I’m over it. Not really. Not completely. But I feel that way right now. In this moment.

Over it. 

Sometimes, I look around and it feels like we aren’t living in a pandemic, but we most definitely are. And I can’t figure out how to make decisions anymore, but I most definitely have to.

We found out we need to make our decision for the kid’s second semester of school later this week. Didn’t I just make this decision for first semester? How can it be time to make this decision for second semester already? 

And I look around and it feels like everything is back to normal, but then I see the numbers and I know it’s not normal. Not really. 

No matter what we think, we are still living in a pandemic. 

I have autoimmune diseases, and I have no idea how my body will respond to this virus. Am I living in fear? No. But I’m trying to be realistic. I’m trying not to put myself, or my family members, at risk unnecessarily. Because we just don’t know. 

RELATED: To My Friends Still Social Distancing

And I feel like this isn’t going to last forever. I think I just need to be patient. Just hold tight a little longer. And then sometimes I feel like, when will this end? 

Friends, I’m tired. And I’m weary. Two of our four children want to go to school second semester, and I feel like saying, OK, let’s just send them. And then I think but what if they get sick? What about my kids with asthma? What about my daughter with the lung abnormality? And what about my autoimmune diseases? What about all of that? They’ve done fine this semester learning from home. Is it really worth the risk?

And I don’t want to make another decision. I make a decision and then it’s time to make another. 

I want to be relaxed and feel like this isn’t a big deal. I want to be able to say yes to everything, but people are dying, and I don’t know how my high-risk family members are going to respond. And when I look out and it feels like all of the world has returned to normal, it’s isolating. And it’s confusing.

The numbers are rising in our county. The death toll is rising in our county. And simultaneously the rate of normalcy seems to be skyrocketing, too. 

My kids are asking what we are going to do for Halloween. And what about Thanksgiving? And what about theater? And basketball? And next semester?

What about it? What are we going to do? 

RELATED: Decision Making Exhausts Me as an Overthinking Mom

Friends, I am tired of this. I know on some level, we all are. And I’ve tried to keep a positive attitude, but some days and some moments are harder than others.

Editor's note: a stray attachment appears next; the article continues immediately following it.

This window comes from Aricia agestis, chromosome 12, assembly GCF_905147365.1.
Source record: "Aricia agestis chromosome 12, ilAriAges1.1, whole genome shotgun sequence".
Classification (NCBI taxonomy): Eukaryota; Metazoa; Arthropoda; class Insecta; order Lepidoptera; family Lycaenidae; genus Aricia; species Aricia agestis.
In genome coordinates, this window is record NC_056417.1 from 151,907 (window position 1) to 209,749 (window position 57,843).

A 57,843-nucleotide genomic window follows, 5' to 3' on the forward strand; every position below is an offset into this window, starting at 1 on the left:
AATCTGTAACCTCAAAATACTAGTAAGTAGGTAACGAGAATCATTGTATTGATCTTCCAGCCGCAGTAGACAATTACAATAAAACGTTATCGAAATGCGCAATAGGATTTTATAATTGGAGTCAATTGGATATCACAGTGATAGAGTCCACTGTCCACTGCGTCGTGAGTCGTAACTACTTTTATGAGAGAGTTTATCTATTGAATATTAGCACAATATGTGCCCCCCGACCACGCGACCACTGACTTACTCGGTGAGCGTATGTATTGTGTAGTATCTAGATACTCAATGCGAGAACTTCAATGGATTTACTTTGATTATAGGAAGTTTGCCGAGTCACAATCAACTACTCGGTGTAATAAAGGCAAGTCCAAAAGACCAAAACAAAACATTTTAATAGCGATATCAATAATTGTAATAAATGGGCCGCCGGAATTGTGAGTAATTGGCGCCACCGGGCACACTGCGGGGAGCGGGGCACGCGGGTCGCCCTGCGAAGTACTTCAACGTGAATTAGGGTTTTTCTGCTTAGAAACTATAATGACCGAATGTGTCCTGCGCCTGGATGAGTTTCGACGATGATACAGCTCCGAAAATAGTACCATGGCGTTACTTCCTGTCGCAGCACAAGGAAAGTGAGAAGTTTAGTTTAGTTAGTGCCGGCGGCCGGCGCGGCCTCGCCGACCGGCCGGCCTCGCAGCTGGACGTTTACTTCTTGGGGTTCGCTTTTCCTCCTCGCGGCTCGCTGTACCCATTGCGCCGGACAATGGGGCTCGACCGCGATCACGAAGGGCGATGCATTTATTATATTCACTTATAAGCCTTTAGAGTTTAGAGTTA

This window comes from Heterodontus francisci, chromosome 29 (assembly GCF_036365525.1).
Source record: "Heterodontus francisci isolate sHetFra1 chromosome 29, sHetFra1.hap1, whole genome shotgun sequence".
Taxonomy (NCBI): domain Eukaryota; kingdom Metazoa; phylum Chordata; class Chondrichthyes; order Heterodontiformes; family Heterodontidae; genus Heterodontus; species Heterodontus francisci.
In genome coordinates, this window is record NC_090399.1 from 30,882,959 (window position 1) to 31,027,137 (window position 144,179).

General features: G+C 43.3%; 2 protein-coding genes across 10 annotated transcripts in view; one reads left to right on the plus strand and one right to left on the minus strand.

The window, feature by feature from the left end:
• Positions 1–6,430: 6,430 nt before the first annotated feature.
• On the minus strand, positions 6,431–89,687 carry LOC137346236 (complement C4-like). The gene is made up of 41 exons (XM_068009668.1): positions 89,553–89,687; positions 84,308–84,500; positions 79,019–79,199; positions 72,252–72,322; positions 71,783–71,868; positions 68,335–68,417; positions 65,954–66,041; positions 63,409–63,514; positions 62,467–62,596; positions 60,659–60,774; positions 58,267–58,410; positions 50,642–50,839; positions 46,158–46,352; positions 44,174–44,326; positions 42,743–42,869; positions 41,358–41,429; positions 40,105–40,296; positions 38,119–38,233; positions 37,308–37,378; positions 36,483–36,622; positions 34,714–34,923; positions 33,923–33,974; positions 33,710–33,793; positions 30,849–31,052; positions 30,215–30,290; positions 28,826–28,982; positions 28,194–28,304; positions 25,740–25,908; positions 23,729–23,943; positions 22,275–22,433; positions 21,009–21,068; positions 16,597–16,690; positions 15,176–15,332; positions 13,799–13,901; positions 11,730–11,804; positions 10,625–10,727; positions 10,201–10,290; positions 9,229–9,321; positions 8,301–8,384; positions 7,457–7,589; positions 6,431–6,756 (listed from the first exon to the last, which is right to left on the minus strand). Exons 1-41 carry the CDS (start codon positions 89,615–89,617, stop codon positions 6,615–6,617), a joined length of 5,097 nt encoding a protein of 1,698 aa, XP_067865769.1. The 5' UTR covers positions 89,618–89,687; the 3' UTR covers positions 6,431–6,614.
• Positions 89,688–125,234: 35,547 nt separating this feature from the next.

And tonight, I just don’t want to make another decision.

Tonight, I don’t want to have to say yes, or no. Tonight, I am missing the pre-pandemic days of not having to make these difficult decisions. Over. And over. And over again. 

I can see the blessing. I can see the joy. I have felt peace. And I know there is much goodness that has been found in these days at home with my family. 

But, honestly, I don’t know what to do. I don’t know how to proceed. I don’t know what the right answer is. I don’t know what we should do about next semester. I don’t know about extracurriculars. I can’t tell you what the holidays will look like. I don’t know if it’s OK to have my high-risk parents over.

I just don’t know.

RELATED: When I Can’t Make Another Decision, I Need To Remember Who’s Holding Me

But I do know that regardless of how much I don’t want to make another decision, I will because that is what this season asks of me. And you will because that is what this season asks of you.

We will get through this. One day and one decision at a time.

And one day, when the masks are put away and the difficult decision making is behind us, we will hopefully look back and realize we are all much stronger because of it.

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Jennifer Thompson

Jennifer Thompson is a freelance writer, preschool art teacher and mother of four with a heart for Jesus. Her work can be found on a number of blogs and parenting publications. Recently relocated from Indianapolis to Nashville, Tennessee. She is a passionate storyteller and believes every person has an important story to tell. We grow when we share. And even more when we listen.  

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